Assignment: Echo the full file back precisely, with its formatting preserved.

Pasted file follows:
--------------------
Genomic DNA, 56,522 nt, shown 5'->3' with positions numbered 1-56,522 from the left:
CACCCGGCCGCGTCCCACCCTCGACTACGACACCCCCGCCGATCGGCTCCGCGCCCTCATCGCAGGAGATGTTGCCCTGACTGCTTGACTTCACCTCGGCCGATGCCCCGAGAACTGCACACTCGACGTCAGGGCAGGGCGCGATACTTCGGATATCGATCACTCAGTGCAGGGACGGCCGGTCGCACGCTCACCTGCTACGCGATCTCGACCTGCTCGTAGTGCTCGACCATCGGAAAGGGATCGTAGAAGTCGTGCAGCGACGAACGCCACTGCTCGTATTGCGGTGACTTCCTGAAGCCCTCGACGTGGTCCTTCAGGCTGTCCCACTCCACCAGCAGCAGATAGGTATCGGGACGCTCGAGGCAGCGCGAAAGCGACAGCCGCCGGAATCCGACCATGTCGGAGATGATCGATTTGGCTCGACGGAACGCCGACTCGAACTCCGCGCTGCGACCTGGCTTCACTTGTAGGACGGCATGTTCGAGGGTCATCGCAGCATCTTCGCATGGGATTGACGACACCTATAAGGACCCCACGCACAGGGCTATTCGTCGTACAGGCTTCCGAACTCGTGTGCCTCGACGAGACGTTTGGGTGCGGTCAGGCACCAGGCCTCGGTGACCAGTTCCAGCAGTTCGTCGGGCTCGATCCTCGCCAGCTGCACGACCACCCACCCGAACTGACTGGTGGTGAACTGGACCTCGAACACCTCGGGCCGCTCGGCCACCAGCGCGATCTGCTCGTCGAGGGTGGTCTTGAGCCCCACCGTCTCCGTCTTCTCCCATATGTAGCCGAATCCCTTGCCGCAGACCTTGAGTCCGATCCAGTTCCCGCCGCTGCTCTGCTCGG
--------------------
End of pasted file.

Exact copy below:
Genomic DNA, 56,522 nt, shown 5'->3' with positions numbered 1-56,522 from the left:
CACCCGGCCGCGTCCCACCCTCGACTACGACACCCCCGCCGATCGGCTCCGCGCCCTCATCGCAGGAGATGTTGCCCTGACTGCTTGACTTCACCTCGGCCGATGCCCCGAGAACTGCACACTCGACGTCAGGGCAGGGCGCGATACTTCGGATATCGATCACTCAGTGCAGGGACGGCCGGTCGCACGCTCACCTGCTACGCGATCTCGACCTGCTCGTAGTGCTCGACCATCGGAAAGGGATCGTAGAAGTCGTGCAGCGACGAACGCCACTGCTCGTATTGCGGTGACTTCCTGAAGCCCTCGACGTGGTCCTTCAGGCTGTCCCACTCCACCAGCAGCAGATAGGTATCGGGACGCTCGAGGCAGCGCGAAAGCGACAGCCGCCGGAATCCGACCATGTCGGAGATGATCGATTTGGCTCGACGGAACGCCGACTCGAACTCCGCGCTGCGACCTGGCTTCACTTGTAGGACGGCATGTTCGAGGGTCATCGCAGCATCTTCGCATGGGATTGACGACACCTATAAGGACCCCACGCACAGGGCTATTCGTCGTACAGGCTTCCGAACTCGTGTGCCTCGACGAGACGTTTGGGTGCGGTCAGGCACCAGGCCTCGGTGACCAGTTCCAGCAGTTCGTCGGGCTCGATCCTCGCCAGCTGCACGACCACCCACCCGAACTGACTGGTGGTGAACTGGACCTCGAACACCTCGGGCCGCTCGGCCACCAGCGCGATCTGCTCGTCGAGGGTGGTCTTGAGCCCCACCGTCTCCGTCTTCTCCCATATGTAGCCGAATCCCTTGCCGCAGACCTTGAGTCCGATCCAGTTCCCGCCGCTGCTCTGCTCGG